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A Picture Is Worth a Thousand Words: Social Media and the Smartphone Camera

Posted by Liz Schulte on 6/14/18 5:30 AM
Topics: social media, facebook, snapchat

“Brevity is the soul of wit,” the loquacious Polonius famously spouted in Hamlet. This statement, originally fraught with irony, has been increasingly embraced by social media. Blog-like post length wasn’t uncommon on MySpace, Facebook favors shorter statuses but didn’t limit users, Twitter cut people off at 140 characters, and now pictures and videos often speak for themselves. Image dominance is evident not only in post engagement but also in the current race to win users’ smartphone cameras.

A Picture Is Worth a Thousand Words: Social Media and the Smartphone CameraAt Facebook’s most recent developer’s conference, Mark Zuckerberg, Facebook CEO, presented his vision for the future — and it hinges on the camera on your phone. The social media giant appears to be squaring off head-to-head with Snap, the parent company of Snapchat. Snap is the significantly smaller of the two companies, but it caused major waves in social media when the self-proclaimed “camera platform” came on the market and quickly gained popularity among younger audiences.

The distinct ways Snapchat set itself apart from the crowd

Snapchat was designed to be private. You can connect with friends on the platform, but every image is purposefully sent to them, making it more like a photo-dependent chatting app. The younger generations have grown up in a world of cyberbullying and helicopter parents. The privacy to say and do what they want with seemingly little consequences gives Snapchat an appeal that Facebook doesn’t have.

Photo Filters

When Snapchat started, they were the only platform which offered fun photo filters that changed a boring picture into something worth sharing. Whether it was adding bunny ears, distorting your face or adding a beard, it was something different for a selfie-obsessed generation. Snapchat Stories gave a way for users to craft a glimpse into their lives through a serious of photos and videos that were only available to watch for 24 hours. Again, audiences embraced the idea, knowing tomorrow they could do it again.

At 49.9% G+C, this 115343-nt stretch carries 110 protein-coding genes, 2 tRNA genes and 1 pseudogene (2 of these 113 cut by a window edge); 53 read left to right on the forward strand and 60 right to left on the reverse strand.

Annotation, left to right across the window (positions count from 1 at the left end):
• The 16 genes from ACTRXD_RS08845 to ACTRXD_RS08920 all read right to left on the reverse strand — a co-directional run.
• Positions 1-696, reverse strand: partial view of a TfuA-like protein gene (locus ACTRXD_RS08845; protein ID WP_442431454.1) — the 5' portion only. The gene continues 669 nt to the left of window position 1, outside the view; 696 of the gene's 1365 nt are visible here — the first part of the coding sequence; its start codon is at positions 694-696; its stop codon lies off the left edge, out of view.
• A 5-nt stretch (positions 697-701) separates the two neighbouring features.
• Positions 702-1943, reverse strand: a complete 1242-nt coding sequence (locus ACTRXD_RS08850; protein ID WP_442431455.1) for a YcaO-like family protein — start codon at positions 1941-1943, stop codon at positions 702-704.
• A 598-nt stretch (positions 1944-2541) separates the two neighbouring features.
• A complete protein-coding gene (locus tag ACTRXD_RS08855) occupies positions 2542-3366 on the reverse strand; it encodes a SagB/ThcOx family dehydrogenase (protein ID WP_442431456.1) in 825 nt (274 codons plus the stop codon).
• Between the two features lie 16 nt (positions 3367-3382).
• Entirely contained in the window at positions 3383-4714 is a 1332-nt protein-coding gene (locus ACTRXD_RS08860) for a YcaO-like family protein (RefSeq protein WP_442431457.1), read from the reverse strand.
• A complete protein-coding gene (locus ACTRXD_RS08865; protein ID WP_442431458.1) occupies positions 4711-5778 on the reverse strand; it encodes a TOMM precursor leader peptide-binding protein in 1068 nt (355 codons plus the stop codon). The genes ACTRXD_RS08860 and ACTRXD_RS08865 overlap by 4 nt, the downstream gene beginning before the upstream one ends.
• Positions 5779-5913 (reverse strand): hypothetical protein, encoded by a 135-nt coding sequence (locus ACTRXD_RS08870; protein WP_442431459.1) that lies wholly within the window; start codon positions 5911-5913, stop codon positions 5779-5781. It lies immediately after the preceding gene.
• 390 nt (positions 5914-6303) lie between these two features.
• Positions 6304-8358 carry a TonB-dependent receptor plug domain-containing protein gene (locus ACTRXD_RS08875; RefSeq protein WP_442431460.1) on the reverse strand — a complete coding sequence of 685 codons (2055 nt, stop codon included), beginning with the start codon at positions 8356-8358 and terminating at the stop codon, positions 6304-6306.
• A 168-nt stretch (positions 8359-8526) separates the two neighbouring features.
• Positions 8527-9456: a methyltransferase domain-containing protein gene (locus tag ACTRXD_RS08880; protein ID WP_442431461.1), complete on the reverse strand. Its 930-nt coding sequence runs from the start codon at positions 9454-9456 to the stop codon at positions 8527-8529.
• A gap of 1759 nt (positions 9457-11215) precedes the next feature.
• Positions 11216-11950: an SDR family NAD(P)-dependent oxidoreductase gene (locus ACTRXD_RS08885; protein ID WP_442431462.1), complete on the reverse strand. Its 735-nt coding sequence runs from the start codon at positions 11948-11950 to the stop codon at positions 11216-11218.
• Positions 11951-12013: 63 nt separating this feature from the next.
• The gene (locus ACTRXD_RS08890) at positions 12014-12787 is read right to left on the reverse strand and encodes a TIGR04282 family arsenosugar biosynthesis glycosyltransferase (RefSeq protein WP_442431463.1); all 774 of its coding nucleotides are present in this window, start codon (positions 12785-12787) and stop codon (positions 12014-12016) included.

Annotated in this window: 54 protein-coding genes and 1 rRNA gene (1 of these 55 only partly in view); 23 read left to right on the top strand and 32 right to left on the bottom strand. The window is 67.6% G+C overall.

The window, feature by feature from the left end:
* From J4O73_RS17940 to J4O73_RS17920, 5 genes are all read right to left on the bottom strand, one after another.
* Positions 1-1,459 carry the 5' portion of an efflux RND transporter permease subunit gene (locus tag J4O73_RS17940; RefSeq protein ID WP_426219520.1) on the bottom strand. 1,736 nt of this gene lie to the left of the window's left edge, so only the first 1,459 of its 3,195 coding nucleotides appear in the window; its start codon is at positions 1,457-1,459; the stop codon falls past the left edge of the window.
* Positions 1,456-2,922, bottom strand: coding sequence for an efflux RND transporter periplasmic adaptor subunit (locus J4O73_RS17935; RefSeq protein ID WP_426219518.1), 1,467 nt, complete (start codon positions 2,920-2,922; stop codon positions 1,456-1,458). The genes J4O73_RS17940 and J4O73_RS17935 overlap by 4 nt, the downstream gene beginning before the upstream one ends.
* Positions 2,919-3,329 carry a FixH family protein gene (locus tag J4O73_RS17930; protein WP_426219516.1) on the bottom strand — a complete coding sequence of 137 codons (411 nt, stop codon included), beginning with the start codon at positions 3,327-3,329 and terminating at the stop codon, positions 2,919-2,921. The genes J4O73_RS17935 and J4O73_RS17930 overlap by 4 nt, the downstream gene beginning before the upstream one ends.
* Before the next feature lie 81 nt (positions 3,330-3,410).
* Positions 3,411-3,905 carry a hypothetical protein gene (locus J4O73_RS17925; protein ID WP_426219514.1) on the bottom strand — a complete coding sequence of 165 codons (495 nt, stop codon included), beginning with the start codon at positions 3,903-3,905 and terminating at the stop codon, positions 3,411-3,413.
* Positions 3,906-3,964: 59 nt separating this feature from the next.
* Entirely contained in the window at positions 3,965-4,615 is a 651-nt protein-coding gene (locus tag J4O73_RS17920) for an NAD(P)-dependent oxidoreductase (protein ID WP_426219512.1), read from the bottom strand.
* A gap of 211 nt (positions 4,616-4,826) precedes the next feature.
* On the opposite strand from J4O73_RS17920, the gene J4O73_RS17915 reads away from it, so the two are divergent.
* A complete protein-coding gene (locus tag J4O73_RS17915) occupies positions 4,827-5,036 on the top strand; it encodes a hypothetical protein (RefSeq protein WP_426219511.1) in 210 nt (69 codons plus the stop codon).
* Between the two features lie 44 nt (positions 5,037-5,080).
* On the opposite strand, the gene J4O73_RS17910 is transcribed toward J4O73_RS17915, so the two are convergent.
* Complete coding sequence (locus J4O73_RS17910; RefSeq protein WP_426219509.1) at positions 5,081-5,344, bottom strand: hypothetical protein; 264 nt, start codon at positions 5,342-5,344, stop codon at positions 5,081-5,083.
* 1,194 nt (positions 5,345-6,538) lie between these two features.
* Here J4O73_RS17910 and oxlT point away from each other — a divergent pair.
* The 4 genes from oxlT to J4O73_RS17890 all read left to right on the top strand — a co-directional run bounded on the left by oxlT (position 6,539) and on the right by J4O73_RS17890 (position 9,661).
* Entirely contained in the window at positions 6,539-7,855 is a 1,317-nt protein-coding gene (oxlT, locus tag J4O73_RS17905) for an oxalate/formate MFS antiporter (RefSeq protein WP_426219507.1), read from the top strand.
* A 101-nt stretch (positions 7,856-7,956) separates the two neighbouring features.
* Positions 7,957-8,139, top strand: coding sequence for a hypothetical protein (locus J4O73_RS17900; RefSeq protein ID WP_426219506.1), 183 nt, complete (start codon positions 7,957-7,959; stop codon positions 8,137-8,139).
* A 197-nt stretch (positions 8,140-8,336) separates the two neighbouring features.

Good ideas breed good competition

Facebook is designed to be public; that isn’t changing. The company wants you to find people and connect with one another. The more people you know and connect with the more you will want to be on their platform. It is after all social media. While many students might have a Facebook profile, chances are they don’t update or visit the site regularly. When their parents, grandparents and the world is on Facebook, every action they make is up for scrutiny. Recently, ten students had their acceptance to Harvard withdrawn due to unacceptable Facebook activity. However, Zuckerberg is working on a way to bring younger generations back to Facebook and keep them on Instagram.

Facebook isn’t going to fade away as MySpace did because they are constantly changing and redefining what they offer. Recognizing that Snapchat Stories are a good idea, they developed their own version on Instagram, WhatsApp and Facebook. They have also made the addition of fun photo filters in the Facebook and Instagram app. While imitation might be the sincerest form of flattery, when a powerhouse like Facebook (and Instagram) start offering the services that made your company unique, it can be more than a little troubling. On Instagram, 200 million daily users have embraced the stories feature, WhatsApp has 175 million daily users on their feature, whereas Snapchat has 166 million daily users and their growth has slowed.  

Mark Zuckerberg’s most recent announcement was that Facebook would be adding 3D camera features — just hours after Snapchat made a similar announcement. However, Facebook went further. They are also looking to build their augmented reality platform, giving people a way to digitally manipulate the world through the lens of their smartphone camera. This isn’t the first time Zuckerberg has invested in virtual reality. While the other times didn’t prove successful, this time the investment could pay off.

If it does and Facebook can offer the better more innovative product, what will that mean for Snapchat’s future? Another challenge Snapchat faces: will their demographic outgrow them as they become adults? Facebook and Instagram have proven their appeal to adult demographics. Snapchat hasn’t been able to catch that market.


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